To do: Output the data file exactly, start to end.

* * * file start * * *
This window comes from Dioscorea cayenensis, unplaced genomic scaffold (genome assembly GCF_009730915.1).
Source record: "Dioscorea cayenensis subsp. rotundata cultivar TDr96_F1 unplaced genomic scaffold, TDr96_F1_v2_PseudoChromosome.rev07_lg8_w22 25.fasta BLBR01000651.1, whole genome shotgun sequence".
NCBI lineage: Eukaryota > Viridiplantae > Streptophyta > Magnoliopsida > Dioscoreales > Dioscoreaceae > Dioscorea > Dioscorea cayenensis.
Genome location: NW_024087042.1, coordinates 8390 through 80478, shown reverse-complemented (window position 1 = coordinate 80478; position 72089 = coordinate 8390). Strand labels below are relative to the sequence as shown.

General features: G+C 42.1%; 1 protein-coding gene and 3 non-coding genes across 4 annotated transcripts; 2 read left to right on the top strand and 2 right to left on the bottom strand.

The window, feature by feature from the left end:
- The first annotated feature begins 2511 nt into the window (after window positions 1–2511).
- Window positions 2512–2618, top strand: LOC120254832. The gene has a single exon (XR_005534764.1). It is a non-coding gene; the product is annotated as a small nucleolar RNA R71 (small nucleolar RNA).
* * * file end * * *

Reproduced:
This window comes from Dioscorea cayenensis, unplaced genomic scaffold (genome assembly GCF_009730915.1).
Source record: "Dioscorea cayenensis subsp. rotundata cultivar TDr96_F1 unplaced genomic scaffold, TDr96_F1_v2_PseudoChromosome.rev07_lg8_w22 25.fasta BLBR01000651.1, whole genome shotgun sequence".
NCBI lineage: Eukaryota > Viridiplantae > Streptophyta > Magnoliopsida > Dioscoreales > Dioscoreaceae > Dioscorea > Dioscorea cayenensis.
Genome location: NW_024087042.1, coordinates 8390 through 80478, shown reverse-complemented (window position 1 = coordinate 80478; position 72089 = coordinate 8390). Strand labels below are relative to the sequence as shown.

General features: G+C 42.1%; 1 protein-coding gene and 3 non-coding genes across 4 annotated transcripts; 2 read left to right on the top strand and 2 right to left on the bottom strand.

The window, feature by feature from the left end:
- The first annotated feature begins 2511 nt into the window (after window positions 1–2511).
- Window positions 2512–2618, top strand: LOC120254832. The gene has a single exon (XR_005534764.1). It is a non-coding gene; the product is annotated as a small nucleolar RNA R71 (small nucleolar RNA).